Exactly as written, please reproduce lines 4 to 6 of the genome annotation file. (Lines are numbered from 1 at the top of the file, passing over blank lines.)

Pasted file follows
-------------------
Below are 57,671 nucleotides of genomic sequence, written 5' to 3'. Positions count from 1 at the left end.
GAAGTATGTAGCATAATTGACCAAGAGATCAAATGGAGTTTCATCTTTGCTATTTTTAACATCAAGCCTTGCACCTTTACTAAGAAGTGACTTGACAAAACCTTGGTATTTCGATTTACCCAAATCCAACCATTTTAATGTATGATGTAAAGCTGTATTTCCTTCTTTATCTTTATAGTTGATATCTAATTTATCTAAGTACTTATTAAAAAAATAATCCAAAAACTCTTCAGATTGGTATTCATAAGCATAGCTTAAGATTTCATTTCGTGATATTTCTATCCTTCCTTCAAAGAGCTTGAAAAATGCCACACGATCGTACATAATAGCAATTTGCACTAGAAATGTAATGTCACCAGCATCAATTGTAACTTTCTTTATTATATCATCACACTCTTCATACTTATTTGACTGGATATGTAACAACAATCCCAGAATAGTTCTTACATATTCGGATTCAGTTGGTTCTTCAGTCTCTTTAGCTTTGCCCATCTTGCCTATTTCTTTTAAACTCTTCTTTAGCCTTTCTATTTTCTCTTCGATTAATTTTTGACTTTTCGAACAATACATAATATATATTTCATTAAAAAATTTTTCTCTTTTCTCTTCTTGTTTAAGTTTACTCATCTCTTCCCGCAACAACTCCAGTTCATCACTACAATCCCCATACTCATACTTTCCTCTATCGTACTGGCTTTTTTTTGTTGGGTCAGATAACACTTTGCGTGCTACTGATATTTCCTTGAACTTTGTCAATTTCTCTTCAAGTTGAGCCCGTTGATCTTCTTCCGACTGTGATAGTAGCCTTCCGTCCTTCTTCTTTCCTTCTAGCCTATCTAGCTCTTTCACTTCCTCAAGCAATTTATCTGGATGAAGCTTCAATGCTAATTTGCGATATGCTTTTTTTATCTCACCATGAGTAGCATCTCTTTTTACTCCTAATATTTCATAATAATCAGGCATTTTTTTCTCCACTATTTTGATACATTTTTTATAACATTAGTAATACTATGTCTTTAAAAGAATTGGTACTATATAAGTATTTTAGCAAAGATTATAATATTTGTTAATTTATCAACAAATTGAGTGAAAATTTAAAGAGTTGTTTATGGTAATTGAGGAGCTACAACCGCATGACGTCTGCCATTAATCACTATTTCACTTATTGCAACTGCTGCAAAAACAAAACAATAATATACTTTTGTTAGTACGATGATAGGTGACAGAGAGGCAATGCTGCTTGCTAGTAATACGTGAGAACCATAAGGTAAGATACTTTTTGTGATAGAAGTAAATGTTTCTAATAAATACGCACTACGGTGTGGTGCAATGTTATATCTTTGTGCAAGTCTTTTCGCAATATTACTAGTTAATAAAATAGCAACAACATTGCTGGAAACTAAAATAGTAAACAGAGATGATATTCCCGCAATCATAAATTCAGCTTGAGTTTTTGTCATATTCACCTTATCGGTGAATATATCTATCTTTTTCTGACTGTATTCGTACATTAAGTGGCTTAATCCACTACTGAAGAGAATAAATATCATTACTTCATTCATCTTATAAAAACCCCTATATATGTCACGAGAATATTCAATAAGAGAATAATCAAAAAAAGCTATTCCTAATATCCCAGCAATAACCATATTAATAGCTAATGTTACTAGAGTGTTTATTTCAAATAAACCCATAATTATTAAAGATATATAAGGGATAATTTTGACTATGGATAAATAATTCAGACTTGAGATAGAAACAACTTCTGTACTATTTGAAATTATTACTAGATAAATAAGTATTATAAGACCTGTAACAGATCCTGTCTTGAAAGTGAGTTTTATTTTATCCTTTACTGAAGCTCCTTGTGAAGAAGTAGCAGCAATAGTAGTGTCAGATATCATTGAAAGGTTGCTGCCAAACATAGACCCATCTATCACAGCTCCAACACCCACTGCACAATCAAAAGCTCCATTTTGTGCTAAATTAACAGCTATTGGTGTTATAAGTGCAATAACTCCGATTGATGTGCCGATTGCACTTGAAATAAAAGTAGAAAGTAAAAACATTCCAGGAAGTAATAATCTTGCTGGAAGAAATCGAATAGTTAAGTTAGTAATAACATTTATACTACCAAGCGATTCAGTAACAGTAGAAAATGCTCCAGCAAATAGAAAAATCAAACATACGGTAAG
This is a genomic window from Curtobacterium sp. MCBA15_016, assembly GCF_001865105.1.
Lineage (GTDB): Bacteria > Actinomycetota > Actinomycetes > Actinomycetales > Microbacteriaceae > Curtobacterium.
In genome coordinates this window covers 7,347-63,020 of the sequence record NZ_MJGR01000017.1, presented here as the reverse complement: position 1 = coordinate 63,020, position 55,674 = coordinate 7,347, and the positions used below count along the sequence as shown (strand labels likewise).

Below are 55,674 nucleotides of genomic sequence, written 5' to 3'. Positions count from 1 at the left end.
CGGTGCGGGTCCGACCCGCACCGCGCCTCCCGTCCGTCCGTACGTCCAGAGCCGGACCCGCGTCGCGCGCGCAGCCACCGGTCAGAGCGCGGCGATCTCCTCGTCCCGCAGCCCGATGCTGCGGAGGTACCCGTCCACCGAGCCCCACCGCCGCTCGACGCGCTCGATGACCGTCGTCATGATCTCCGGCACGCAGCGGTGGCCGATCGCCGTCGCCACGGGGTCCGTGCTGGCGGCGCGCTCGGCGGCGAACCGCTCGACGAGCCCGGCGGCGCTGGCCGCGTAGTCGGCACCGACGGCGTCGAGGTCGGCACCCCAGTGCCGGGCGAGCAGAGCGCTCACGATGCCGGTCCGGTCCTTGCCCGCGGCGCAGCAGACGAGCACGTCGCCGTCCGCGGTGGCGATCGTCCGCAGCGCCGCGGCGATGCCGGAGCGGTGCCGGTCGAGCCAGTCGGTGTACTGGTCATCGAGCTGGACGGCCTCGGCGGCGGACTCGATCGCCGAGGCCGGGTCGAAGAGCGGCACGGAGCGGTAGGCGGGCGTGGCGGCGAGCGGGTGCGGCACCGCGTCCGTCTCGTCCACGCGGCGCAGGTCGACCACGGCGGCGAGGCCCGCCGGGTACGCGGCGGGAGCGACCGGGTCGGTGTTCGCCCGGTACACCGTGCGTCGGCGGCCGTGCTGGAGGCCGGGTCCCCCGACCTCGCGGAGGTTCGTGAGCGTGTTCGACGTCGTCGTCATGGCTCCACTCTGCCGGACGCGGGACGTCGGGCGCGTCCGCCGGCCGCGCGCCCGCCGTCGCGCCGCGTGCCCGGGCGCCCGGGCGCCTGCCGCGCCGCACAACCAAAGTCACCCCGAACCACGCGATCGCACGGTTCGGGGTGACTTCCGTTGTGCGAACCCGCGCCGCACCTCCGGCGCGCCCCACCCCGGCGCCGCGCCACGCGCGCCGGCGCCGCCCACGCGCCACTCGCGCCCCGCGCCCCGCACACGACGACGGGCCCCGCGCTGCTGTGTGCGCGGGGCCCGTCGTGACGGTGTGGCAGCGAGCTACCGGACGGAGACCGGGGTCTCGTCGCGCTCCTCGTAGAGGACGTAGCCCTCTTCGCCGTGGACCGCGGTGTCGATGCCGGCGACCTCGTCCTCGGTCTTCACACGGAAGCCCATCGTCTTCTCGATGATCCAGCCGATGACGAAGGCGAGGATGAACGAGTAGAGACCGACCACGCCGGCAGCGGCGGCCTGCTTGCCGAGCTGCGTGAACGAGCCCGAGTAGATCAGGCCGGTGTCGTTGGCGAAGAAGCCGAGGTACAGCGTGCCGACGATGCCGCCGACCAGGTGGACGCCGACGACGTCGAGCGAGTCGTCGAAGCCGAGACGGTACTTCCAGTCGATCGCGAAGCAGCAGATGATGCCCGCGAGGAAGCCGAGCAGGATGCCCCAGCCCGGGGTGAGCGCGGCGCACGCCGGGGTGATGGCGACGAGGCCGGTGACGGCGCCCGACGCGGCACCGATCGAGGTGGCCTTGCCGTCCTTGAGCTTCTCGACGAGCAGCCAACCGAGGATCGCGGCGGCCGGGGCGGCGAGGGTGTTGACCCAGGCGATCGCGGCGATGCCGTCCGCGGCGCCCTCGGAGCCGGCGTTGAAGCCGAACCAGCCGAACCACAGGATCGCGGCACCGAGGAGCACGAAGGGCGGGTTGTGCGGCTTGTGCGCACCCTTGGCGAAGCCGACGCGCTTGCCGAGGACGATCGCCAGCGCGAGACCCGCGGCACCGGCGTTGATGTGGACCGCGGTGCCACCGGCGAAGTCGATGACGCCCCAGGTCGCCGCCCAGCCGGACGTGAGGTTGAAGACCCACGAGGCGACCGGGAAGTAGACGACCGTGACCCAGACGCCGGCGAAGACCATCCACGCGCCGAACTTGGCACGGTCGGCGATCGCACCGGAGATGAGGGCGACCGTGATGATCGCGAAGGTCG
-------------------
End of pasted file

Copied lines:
Lineage (GTDB): Bacteria > Actinomycetota > Actinomycetes > Actinomycetales > Microbacteriaceae > Curtobacterium.
In genome coordinates this window covers 7,347-63,020 of the sequence record NZ_MJGR01000017.1, presented here as the reverse complement: position 1 = coordinate 63,020, position 55,674 = coordinate 7,347, and the positions used below count along the sequence as shown (strand labels likewise).

Below are 55,674 nucleotides of genomic sequence, written 5' to 3'. Positions count from 1 at the left end.